Decriminalization of Cannabis can reduce Deficit by £1.25bn
A study has claimed that government can reduce the deficit by as much as £1.25bn by legalizing and taxing cannabis without having any adverse effects on public health. A research, conducted by the Institute for Social and Economic Research, suggested that legalizing cannabis could lead to cut the cost of policing, prosecuting and treating drug users by up to £300m a year.
Academics at the University of Essex compiled the report on legalization of cannabis. It said that there was no solid evidence found in favor of continued criminalization of cannabis. Psychopharmacological research, according to it, suggests that harm from cannabis was related to the chemical composition of the drug, so that legalizing and regulating its sale could have a control on its potency.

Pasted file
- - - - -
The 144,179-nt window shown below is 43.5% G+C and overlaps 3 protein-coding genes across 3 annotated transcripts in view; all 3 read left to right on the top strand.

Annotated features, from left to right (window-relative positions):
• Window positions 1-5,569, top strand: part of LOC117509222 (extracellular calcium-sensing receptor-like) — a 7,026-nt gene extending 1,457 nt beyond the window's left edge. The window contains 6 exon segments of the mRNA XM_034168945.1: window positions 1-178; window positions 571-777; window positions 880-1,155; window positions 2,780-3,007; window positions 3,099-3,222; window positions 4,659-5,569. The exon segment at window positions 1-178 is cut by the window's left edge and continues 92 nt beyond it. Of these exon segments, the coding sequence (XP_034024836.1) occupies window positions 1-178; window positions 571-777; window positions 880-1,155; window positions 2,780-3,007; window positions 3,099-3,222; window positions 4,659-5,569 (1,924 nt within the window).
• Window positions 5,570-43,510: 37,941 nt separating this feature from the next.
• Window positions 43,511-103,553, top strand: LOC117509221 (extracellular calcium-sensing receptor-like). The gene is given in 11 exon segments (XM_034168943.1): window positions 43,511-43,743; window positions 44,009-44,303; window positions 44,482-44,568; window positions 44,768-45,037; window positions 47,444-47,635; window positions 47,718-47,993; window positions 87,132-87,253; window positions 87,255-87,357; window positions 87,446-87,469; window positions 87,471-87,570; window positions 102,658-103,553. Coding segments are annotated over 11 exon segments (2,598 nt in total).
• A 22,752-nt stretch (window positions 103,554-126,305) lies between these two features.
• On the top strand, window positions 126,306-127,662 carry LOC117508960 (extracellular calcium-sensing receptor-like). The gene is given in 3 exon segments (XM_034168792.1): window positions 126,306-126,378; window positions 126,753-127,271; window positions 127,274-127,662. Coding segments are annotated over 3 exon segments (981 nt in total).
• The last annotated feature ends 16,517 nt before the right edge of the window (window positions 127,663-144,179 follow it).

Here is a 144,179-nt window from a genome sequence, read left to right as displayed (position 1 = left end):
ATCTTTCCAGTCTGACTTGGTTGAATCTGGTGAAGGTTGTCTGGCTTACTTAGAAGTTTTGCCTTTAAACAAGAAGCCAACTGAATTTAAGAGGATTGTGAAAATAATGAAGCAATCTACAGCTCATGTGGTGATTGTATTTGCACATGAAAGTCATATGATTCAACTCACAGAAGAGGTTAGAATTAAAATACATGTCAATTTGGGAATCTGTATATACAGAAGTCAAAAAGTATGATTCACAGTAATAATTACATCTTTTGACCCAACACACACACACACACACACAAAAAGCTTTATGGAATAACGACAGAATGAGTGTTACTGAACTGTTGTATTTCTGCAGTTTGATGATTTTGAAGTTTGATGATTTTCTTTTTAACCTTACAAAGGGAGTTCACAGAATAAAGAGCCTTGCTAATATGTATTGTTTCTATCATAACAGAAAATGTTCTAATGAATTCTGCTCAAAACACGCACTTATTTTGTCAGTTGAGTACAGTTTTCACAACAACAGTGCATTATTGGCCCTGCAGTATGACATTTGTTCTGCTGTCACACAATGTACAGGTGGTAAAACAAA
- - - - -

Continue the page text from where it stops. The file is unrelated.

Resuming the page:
Anti-drugs campaigners, on the other hand, said that cannabis use could lead to harder drugs.
However, the report claimed that criminalization of cannabis encourage drug dealing, with associated economic costs.
Stephen Pudney is a lead author of the study and professor of economics at the University of Essex. He said, “Two important areas of uncertainty where progress may be possible are drug-related crime and drug demand behavior, but it would require greater sustained investments in data and research effort”.